oswald

This is Oswald, tuckered out after a long day, sleeping with his favorite blue bunny. We got Oswald from a rescue group that pulled him from a very high kill shelter in the Central Valley of California. He was found on the streets, very thin and sickly, developed Giardia and kennel cough in the shelter, had a prolapsed eye, was depressed, and ultimately put on the kill list. In years past, Oswald would have been killed. This particular shelter had a policy of refusing to work with rescue groups. No animals scheduled to be killed ever went to rescue. But in California, we succeeded in passing legislation to make that illegal. Shelters are not permitted to kill animals if rescue groups are willing to save them. Today, that shelter transfers about 4,000 animals a year and altogether, an additional 46,000 animals are finding homes statewide who shelters would have killed in years past.

Though Oswald was withdrawn and sick, he was pulled by rescue and patched together. When we adopted him, the rescue group told us that he is very friendly, will love us immensely, but that he had lost his sparkle. For the first couple of weeks in our home, Oswald was indeed very friendly, but sometimes leery. He would shrink a bit on approach. He was afraid to walk at night. Every little noise scared him. A trip in the car sometimes made him nervous. If you left the room, he left the room as he did not like to be left alone.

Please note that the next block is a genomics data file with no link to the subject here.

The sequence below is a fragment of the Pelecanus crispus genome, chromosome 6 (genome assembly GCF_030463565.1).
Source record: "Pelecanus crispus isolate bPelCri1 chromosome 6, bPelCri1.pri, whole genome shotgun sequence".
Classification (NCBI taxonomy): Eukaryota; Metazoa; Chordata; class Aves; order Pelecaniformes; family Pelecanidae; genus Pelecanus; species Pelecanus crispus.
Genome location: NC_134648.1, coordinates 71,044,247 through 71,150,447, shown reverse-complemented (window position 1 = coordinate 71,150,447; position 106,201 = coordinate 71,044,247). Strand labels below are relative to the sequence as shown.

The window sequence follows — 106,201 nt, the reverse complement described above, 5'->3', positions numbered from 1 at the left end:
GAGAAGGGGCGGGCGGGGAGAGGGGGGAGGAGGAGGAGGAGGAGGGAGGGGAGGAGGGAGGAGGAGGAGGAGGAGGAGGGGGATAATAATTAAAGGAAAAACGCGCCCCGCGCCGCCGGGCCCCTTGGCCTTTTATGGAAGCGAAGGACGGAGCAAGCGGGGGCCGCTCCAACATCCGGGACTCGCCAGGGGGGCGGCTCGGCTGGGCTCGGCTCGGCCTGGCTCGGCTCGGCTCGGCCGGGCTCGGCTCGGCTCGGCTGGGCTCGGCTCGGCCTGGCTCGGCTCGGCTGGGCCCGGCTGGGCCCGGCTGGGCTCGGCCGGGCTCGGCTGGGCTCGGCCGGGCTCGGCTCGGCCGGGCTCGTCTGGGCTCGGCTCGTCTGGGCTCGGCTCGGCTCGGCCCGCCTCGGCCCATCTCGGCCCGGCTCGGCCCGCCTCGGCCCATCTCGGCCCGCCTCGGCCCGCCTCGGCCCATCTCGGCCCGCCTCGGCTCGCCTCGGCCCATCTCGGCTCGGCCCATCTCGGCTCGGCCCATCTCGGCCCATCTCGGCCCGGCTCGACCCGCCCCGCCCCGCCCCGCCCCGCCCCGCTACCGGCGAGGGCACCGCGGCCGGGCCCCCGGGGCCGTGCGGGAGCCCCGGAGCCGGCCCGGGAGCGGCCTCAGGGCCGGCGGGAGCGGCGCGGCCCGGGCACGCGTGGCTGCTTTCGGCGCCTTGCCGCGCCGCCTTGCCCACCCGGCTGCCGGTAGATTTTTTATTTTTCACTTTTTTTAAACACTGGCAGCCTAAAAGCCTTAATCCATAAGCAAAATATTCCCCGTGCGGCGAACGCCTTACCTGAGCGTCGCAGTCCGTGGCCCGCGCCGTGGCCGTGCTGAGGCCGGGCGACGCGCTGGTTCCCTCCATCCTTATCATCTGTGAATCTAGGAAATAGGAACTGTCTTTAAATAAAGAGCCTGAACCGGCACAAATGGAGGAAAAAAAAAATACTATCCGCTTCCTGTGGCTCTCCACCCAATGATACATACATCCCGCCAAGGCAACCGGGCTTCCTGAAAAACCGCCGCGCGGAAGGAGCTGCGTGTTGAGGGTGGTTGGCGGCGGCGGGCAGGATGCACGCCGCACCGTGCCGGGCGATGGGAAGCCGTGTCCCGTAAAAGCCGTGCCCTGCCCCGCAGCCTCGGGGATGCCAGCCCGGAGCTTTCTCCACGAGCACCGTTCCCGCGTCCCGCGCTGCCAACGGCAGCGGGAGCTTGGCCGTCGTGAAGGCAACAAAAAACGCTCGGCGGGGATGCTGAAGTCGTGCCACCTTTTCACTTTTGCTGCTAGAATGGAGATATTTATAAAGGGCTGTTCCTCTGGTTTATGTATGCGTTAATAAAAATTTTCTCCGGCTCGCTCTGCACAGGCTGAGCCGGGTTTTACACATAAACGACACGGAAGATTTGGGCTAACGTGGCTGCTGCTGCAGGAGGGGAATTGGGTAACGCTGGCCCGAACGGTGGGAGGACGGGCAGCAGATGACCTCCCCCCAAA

Today, Oswald is a confident, good natured, wild little guy. A drive in the car is as exciting as a walk at night. He loves staring at deer and squirrels and meeting other dogs. His days include walking 3 miles, playing with his blue bunny (which he carries in his mouth even though it is bigger than he is), trying to get our cat, Kenny, to roughhouse with him, running around with two big kids (my wife and I) and two real kids (my daughter and son), zooming around the house from room to room, playing at the park, an afternoon nap by himself in the downstairs bedroom, being genuinely excited to meet anybody and everybody, even the vet, and then, around 9 pm, passing out from exhaustion. And when he passes out, little can wake him. He is like a wet noodle. You can turn him upside down, you can mold him into shapes like clay, and you can carry him like a baby. He feels safe. He feels happy. He feels home.

Oswald has found his sparkle.

Rescue groups save roughly 60,000 animals from California shelters every year. Before the rescue rights law went into effect, it was only 12,000. In other states, too many rescue groups report being turned away by their local shelter and then the shelter killing the very animals they offer to save. You can help save animals like Oswald by making that illegal.

  • For a copy of the legislation, click here.
  • For a guide on how to get legislation introduced and passed, click here.

No Kill Advocacy Center attorneys stand ready to help, click here.

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